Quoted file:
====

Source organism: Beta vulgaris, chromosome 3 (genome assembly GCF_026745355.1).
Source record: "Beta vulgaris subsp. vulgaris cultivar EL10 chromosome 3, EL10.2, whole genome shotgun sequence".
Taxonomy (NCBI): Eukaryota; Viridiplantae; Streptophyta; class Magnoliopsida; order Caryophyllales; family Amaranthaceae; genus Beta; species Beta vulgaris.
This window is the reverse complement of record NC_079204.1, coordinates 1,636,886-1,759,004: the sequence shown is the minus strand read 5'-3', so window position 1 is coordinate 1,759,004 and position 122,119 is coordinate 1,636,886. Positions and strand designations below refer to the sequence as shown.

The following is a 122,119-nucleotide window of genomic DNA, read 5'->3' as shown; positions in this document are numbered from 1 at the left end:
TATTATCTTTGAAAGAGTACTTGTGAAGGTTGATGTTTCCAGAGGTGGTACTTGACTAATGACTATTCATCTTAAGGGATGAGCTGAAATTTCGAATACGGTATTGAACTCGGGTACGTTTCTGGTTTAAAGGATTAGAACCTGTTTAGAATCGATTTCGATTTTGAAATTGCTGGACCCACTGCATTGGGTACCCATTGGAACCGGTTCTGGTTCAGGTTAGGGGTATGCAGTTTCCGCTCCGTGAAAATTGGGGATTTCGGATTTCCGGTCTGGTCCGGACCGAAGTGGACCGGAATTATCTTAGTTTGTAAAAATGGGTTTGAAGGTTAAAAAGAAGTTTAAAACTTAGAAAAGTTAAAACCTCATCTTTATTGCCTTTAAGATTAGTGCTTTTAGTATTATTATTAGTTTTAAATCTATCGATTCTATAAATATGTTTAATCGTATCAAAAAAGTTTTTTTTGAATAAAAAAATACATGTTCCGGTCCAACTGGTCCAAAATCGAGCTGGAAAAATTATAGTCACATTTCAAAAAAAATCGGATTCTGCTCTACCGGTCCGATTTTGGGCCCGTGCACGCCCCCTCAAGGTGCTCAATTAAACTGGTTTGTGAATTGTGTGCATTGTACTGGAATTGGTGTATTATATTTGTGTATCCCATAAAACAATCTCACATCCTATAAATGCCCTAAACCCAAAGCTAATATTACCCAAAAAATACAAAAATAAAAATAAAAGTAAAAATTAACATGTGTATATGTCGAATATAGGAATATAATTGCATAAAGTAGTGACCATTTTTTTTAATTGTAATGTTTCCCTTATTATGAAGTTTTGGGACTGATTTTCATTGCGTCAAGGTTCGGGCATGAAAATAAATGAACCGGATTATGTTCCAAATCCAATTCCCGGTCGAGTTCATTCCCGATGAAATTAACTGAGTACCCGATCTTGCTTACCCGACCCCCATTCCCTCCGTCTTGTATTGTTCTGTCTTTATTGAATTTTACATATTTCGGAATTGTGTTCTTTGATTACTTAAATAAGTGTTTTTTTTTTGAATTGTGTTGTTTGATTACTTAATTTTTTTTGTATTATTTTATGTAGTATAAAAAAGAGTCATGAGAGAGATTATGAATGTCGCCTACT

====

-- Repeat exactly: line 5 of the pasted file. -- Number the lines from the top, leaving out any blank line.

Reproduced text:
The following is a 122,119-nucleotide window of genomic DNA, read 5'->3' as shown; positions in this document are numbered from 1 at the left end: